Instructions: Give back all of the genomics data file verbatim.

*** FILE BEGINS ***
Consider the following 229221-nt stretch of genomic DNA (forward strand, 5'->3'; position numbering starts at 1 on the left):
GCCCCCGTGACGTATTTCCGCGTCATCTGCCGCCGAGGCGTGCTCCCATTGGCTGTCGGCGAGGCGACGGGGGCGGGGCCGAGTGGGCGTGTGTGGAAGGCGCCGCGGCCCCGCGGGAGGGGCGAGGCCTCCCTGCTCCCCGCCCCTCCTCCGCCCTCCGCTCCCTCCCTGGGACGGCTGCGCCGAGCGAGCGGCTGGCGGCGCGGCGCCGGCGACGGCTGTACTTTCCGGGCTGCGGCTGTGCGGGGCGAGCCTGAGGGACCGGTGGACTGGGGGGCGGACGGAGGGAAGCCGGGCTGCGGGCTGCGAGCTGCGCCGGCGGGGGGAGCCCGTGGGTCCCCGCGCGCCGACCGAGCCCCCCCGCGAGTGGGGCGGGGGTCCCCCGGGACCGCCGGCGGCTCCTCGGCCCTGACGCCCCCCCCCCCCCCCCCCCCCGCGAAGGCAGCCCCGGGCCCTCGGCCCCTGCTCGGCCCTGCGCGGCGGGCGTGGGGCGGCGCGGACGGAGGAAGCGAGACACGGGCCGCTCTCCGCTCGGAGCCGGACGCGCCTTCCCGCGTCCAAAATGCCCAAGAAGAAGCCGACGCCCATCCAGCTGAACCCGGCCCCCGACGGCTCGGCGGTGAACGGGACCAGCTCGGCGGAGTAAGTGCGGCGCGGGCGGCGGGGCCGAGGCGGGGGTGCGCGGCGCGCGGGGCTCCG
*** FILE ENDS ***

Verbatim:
Consider the following 229221-nt stretch of genomic DNA (forward strand, 5'->3'; position numbering starts at 1 on the left):
GCCCCCGTGACGTATTTCCGCGTCATCTGCCGCCGAGGCGTGCTCCCATTGGCTGTCGGCGAGGCGACGGGGGCGGGGCCGAGTGGGCGTGTGTGGAAGGCGCCGCGGCCCCGCGGGAGGGGCGAGGCCTCCCTGCTCCCCGCCCCTCCTCCGCCCTCCGCTCCCTCCCTGGGACGGCTGCGCCGAGCGAGCGGCTGGCGGCGCGGCGCCGGCGACGGCTGTACTTTCCGGGCTGCGGCTGTGCGGGGCGAGCCTGAGGGACCGGTGGACTGGGGGGCGGACGGAGGGAAGCCGGGCTGCGGGCTGCGAGCTGCGCCGGCGGGGGGAGCCCGTGGGTCCCCGCGCGCCGACCGAGCCCCCCCGCGAGTGGGGCGGGGGTCCCCCGGGACCGCCGGCGGCTCCTCGGCCCTGACGCCCCCCCCCCCCCCCCCCCCCGCGAAGGCAGCCCCGGGCCCTCGGCCCCTGCTCGGCCCTGCGCGGCGGGCGTGGGGCGGCGCGGACGGAGGAAGCGAGACACGGGCCGCTCTCCGCTCGGAGCCGGACGCGCCTTCCCGCGTCCAAAATGCCCAAGAAGAAGCCGACGCCCATCCAGCTGAACCCGGCCCCCGACGGCTCGGCGGTGAACGGGACCAGCTCGGCGGAGTAAGTGCGGCGCGGGCGGCGGGGCCGAGGCGGGGGTGCGCGGCGCGCGGGGCTCCG